0
Research Papers: Design Automation

A Spatial Grammar Method for the Computational Design Synthesis of Virtual Soft Locomotion Robots

[+] Author and Article Information
Merel van Diepen

Engineering Design and Computing Laboratory,
Department of Mechanical and Process Engineering,
ETH Zürich,
8092 Zürich, Switzerland
e-mail: merelvandiepen@ethz.ch

Kristina Shea

Engineering Design and Computing Laboratory,
Department of Mechanical and Process Engineering,
ETH Zürich,
8092 Zürich, Switzerland
e-mail: kshea@ethz.ch

1Corresponding author.

An earlier iteration of this work was accepted to the 2018 ASME IDETC conference (van Diepen et al. 2018).

Contributed by the Design Automation Committee of ASME for publication in the Journal of Mechanical Design. Manuscript received October 22, 2018; final manuscript received March 15, 2019; published online May 14, 2019. Assoc. Editor: Gary Wang.

J. Mech. Des 141(10), 101402 (May 14, 2019) (10 pages) Paper No: MD-18-1778; doi: 10.1115/1.4043314 History: Received October 22, 2018; Accepted March 15, 2019

Soft locomotion robots are intrinsically compliant and have a large number of degrees of freedom. They lack rigid components that provide them with higher flexibility, and they have no joints that need protection from liquids or dirt. However, the hand-design of soft robots is often a lengthy trail-and-error process. This work presents the computational design of virtual, soft locomotion robots using an approach that integrates simulation feedback. The computational approach consists of three stages: (1) generation, (2) evaluation through simulation, and (3) optimization. Here, designs are generated using a spatial grammar to explicitly guide the type of solutions generated and exclude infeasible designs. The soft material simulation method developed and integrated is stable and sufficiently fast for use in a highly iterative simulated annealing search process. The resulting virtual designs exhibit a large variety of expected and unexpected gaits, thus demonstrating the method capabilities. Finally, the optimization results and the spatial grammar are analyzed to understand and map the challenges of the problem and the search space.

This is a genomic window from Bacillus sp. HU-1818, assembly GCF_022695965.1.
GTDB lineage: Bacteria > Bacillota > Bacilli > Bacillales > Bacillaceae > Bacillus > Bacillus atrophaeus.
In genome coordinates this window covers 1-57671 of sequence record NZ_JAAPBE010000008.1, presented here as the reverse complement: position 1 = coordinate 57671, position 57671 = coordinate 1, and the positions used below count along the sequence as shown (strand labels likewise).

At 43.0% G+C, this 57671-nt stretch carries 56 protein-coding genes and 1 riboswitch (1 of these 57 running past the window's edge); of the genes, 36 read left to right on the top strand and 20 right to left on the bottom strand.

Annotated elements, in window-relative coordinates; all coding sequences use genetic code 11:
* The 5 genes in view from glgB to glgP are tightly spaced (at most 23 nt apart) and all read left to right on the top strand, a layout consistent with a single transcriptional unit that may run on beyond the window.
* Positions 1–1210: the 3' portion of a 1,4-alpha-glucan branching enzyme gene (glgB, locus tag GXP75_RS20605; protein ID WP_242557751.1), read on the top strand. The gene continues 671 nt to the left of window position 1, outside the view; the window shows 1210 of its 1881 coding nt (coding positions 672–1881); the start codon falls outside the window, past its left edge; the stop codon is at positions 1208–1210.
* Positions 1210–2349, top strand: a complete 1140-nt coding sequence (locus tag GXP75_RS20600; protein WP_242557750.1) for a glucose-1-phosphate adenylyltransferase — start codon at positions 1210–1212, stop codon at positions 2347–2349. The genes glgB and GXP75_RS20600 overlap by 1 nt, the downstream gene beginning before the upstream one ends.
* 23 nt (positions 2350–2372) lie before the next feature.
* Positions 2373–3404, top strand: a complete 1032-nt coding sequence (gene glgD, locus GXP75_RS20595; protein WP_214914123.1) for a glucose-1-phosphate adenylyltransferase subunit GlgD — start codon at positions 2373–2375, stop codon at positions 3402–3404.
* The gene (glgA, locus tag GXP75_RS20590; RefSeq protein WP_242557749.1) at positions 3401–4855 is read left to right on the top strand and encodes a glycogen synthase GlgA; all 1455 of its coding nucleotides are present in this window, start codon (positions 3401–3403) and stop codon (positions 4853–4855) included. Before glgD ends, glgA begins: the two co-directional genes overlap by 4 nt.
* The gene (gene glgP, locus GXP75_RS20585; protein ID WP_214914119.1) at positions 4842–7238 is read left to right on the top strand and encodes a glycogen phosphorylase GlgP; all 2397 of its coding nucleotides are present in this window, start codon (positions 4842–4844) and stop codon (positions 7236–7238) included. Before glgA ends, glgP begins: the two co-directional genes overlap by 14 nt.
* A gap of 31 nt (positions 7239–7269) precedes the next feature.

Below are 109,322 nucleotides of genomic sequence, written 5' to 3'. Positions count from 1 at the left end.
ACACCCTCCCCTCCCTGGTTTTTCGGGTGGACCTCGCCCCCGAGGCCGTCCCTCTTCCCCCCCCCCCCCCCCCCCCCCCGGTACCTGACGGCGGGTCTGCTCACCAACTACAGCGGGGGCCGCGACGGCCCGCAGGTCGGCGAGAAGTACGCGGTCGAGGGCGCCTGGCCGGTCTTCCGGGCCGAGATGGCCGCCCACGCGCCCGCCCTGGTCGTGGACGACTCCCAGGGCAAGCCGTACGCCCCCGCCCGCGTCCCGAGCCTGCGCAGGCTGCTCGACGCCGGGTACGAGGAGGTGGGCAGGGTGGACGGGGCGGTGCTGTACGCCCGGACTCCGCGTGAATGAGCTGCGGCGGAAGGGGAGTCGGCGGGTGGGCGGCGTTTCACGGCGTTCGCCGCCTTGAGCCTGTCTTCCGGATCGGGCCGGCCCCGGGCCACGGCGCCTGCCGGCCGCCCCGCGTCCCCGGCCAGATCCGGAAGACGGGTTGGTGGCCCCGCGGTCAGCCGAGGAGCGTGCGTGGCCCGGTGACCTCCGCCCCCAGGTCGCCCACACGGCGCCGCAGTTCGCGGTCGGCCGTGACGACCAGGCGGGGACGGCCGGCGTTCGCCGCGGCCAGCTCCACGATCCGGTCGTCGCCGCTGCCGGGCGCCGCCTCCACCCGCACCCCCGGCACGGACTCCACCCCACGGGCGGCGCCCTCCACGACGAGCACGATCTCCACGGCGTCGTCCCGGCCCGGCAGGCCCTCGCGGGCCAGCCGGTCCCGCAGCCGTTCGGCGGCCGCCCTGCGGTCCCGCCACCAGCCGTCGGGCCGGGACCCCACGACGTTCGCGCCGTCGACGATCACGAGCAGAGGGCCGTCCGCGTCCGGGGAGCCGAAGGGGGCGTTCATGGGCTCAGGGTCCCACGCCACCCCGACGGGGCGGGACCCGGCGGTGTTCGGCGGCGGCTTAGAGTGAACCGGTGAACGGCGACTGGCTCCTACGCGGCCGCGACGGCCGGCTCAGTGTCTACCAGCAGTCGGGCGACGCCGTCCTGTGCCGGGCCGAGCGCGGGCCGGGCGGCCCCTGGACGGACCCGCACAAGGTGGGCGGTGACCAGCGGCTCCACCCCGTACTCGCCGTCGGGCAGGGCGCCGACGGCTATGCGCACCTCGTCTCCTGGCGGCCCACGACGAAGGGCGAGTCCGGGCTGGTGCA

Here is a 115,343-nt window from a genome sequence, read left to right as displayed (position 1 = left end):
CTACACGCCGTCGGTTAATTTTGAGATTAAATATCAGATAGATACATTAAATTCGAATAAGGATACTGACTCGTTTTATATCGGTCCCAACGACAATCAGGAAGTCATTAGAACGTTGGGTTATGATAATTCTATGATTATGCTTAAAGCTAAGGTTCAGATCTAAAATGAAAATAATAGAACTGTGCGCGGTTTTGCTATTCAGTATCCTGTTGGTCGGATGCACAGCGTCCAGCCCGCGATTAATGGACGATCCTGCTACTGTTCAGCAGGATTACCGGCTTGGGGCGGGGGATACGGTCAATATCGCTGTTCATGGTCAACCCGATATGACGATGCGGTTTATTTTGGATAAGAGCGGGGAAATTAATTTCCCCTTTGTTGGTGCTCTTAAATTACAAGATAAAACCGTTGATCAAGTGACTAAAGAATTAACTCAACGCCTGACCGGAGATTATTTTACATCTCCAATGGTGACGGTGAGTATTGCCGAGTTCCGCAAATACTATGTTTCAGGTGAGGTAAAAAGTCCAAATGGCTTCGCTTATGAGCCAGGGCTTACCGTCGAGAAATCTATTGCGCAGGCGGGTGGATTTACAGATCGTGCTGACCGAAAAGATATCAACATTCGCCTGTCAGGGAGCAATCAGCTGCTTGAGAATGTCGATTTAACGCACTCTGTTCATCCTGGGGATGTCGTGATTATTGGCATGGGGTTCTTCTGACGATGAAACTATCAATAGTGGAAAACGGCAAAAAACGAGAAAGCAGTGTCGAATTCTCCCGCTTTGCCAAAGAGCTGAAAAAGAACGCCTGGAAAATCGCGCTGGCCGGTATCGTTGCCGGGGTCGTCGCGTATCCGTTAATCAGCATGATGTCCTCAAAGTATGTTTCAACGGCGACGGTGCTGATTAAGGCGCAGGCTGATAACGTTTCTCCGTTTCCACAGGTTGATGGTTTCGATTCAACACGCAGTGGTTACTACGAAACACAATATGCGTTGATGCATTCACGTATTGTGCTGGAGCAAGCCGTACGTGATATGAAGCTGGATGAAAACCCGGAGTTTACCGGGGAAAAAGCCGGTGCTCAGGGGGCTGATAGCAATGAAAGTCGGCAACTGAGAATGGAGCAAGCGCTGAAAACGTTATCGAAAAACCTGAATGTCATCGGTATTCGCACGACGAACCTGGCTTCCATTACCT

Copyright © 2019 by ASME
Your Session has timed out. Please sign back in to continue.

References

Hiller, J. D., and Lipson, H., “Evolving Amorphous Robots,” Proceedings of the 12th International Conference on the Synthesis and Simulation of Living Systems, Odense, Denmark, Aug. 19–23, 2010.
Rieffel, J., Knox, D., Smith, S., and Trimmer, B., 2013, “Growing and Evolving Soft Robots,” Artif. Life, 20(1), pp. 143–162. [CrossRef] [PubMed]
Deimel, R., and Brock, O., 2014, “A Novel Type of Compliant, Underactuated Robotic Hand for Dexterous Grasping,” Proc. Rob.: Sci. Syst., 35(1-3), pp. 161–185.
Wang, J.-Y., and Lan, C.-C., 2014, “A Constant-Force Compliant Gripper for Handling Objects of Various Sizes,” ASME J. Mech. Des., 136(7), p. 071008. [CrossRef]
Ilievski, F., Mazzeo, A. D., Shepherd, R. F., Chen, X., and Whitesides, G. M., 2011, “Soft Robotics for Chemists,” Angew. Chem.- Int. Edition, 123(8), pp. 1930–1935. [CrossRef]
Trivedi, D., Dienno, D., and Rahn, C. D., 2008, “Optimal, Model-Based Design of Soft Robotic Manipulators,” ASME J. Mech. Des., 130(9), pp. 091402. [CrossRef]
Calisti, M., Picardi, G., and Laschi, C., 2017, “Fundamentals of Soft Robot Locomotion,” J. R. Soc. Interface, 14(130).
Rus, D., and Tolley, M. T., 2015, “Design, Fabrication and Control of Soft Robots,” Nature, 521(7553), pp. 467–475. [CrossRef] [PubMed]
Tolley, M. T., Shepherd, R. F., Mosadegh, B., Galloway, K. C., Wehner, M., Karpelson, M., Wood, R. J., and Whitesides, G. M., 2014, “A Resilient, Untethered Soft Robot,” Soft Rob., 1(3), pp. 213–223. [CrossRef]
Du Pasquier, C., 2017, “Modular Pneumatic Toolkit: An Application of 4d-Printing,” Master’s thesis, ETH Zürich.
Mao, S., Dong, E., Jin, H., Xu, M., and Low, K. H., “Locomotion and Gait Analysis of Multi-limb Soft Robots Driven by Smart Actuators,” IEEE/RSJ International Conference on Intelligent Robots and Systems, Daejeon, Korea, Oct. 9–14, 2016.
Sugiyama, Y., and Sugiyama, Y., “Crawling and Jumping of Deformable Soft Robot,” 2004 IEEE/RSJ International Conference on Itelligent Robots and Systems, Sendai, Japan, Sept. 28–Oct. 2, 2004.